US6208544B1 (en) 1999-09-09 2001-03-27 Harris Corporation Content addressable memory cell providing simultaneous read and compare capability
US6226215B1 (en) 1998-12-30 2001-05-01 Hyundai Electronics Industries Co., Ltd. Semiconductor memory device having reduced data access time and improve speed
US20010007112A1 (en) 1997-07-02 2001-07-05 Porterfield A. Kent System for implementing a graphic address remapping table as a virtual register file in system memory
US20010008492A1 (en) 2000-01-18 2001-07-19 Fujitsu Limited Semiconductor memory and method for controlling the same
US20010010057A1 (en) 1997-06-24 2001-07-26 Matsushita Electronics Corporation Semiconductor integrated circuit, computer system, data processor and data processing method
WO2001065359A2 (en) 2000-02-29 2001-09-07 Peter Petrov Method and apparatus for building a memory image
US6301153B1 (en) 1997-04-30 2001-10-09 Kabushiki Kaisha Toshiba Nonvolatile semiconductor memory device
US6301164B1 (en) 2000-08-25 2001-10-09 Micron Technology, Inc. Antifuse method to repair columns in a prefetched output memory architecture
US20010028584A1 (en) 2000-03-28 2001-10-11 Kabushiki Kaisha Toshiba Semiconductor memory device having replacing defective columns with redundant columns
US6304477B1 (en) 2001-01-31 2001-10-16 Motorola, Inc. Content addressable magnetic random access memory
US20010043089A1 (en) 1999-05-26 2001-11-22 Leonard Forbes Dram sense amplifier for low voltages
US6389507B1 (en) 1999-01-15 2002-05-14 Gigabus, Inc. Memory device search system and method
US20020059355A1 (en) 1995-08-31 2002-05-16 Intel Corporation Method and apparatus for performing multiply-add operations on packed data
US6418498B1 (en) 1999-12-30 2002-07-09 Intel Corporation Integrated system management memory for system management interrupt handler independent of BIOS and operating system
US6466499B1 (en) 2000-07-11 2002-10-15 Micron Technology, Inc. DRAM sense amplifier having pre-charged transistor body nodes
US6510098B1 (en) 1997-05-28 2003-01-21 Cirrus Logic, Inc. Method and apparatus for transferring data in a dual port memory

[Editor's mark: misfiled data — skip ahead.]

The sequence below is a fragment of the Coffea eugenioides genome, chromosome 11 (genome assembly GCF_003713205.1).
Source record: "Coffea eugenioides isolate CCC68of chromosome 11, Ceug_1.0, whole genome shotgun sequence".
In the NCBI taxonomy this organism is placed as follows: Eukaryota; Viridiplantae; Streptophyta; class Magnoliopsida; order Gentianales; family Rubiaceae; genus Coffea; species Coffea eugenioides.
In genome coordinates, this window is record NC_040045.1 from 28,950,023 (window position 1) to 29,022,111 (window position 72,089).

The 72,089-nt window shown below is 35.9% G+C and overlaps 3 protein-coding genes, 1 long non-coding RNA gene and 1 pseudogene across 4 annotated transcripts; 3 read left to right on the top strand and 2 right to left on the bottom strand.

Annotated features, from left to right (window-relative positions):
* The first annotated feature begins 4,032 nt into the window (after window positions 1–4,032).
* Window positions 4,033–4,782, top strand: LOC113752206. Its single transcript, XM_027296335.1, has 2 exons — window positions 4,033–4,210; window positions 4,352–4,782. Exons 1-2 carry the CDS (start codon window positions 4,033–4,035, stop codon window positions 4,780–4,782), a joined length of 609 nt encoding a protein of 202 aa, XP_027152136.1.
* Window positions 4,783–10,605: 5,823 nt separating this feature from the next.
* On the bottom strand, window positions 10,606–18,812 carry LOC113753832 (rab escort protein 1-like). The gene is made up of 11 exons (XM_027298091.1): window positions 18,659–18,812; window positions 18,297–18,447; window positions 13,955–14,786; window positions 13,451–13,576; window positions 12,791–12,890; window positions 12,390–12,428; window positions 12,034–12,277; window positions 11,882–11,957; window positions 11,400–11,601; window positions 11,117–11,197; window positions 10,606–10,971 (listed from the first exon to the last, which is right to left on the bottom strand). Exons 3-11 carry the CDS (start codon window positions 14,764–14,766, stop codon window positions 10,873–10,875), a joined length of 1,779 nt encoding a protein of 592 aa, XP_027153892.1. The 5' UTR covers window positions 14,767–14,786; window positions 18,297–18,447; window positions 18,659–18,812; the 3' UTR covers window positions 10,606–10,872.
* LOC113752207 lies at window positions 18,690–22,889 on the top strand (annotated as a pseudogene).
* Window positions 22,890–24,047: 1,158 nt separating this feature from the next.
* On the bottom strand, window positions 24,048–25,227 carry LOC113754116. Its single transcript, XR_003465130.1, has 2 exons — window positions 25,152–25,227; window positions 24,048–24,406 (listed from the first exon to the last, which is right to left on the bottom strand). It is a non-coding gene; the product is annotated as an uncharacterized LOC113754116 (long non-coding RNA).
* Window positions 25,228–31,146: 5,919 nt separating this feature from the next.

US6553556B1 (en) * 2000-08-18 2003-04-22 Micron Technology Programmable element latch circuit
US6563754B1 (en) 2001-02-08 2003-05-13 Integrated Device Technology, Inc. DRAM circuit with separate refresh memory
US6578058B1 (en) 1999-10-06 2003-06-10 Agilent Technologies, Inc. System and method for comparing values from target systems
US20030167426A1 (en) 2001-12-20 2003-09-04 Richard Slobodnik Method and apparatus for memory self testing
US20030222879A1 (en) 2002-04-09 2003-12-04 University Of Rochester Multiplier-based processor-in-memory architectures for image and graphics processing
US20040073592A1 (en) 2002-06-10 2004-04-15 International Business Machines Corporation Sense-amp based adder with source follower evaluation tree
US20040073773A1 (en) 2002-02-06 2004-04-15 Victor Demjanenko Vector processor architecture and methods performed therein
US6731542B1 (en) 2002-12-05 2004-05-04 Advanced Micro Devices, Inc. Circuit for accurate memory read operations
US20040085840A1 (en) 2001-08-29 2004-05-06 Micron Technology, Inc. High voltage low power sensing device for flash memory
US20040095826A1 (en) 2002-11-19 2004-05-20 Frederick Perner System and method for sensing memory cells of an array of memory cells
US6754746B1 (en) 1994-07-05 2004-06-22 Monolithic System Technology, Inc. Memory array with read/write methods
US6768679B1 (en) 2003-02-10 2004-07-27 Advanced Micro Devices, Inc. Selection circuit for accurate memory read operations
US20040154002A1 (en) 2003-02-04 2004-08-05 Ball Michael S. System & method of linking separately compiled simulations
US20040205289A1 (en) 2003-04-11 2004-10-14 Sujaya Srinivasan Reclaiming blocks in a block-alterable memory
US6807614B2 (en) 2001-07-19 2004-10-19 Shine C. Chung Method and apparatus for using smart memories in computing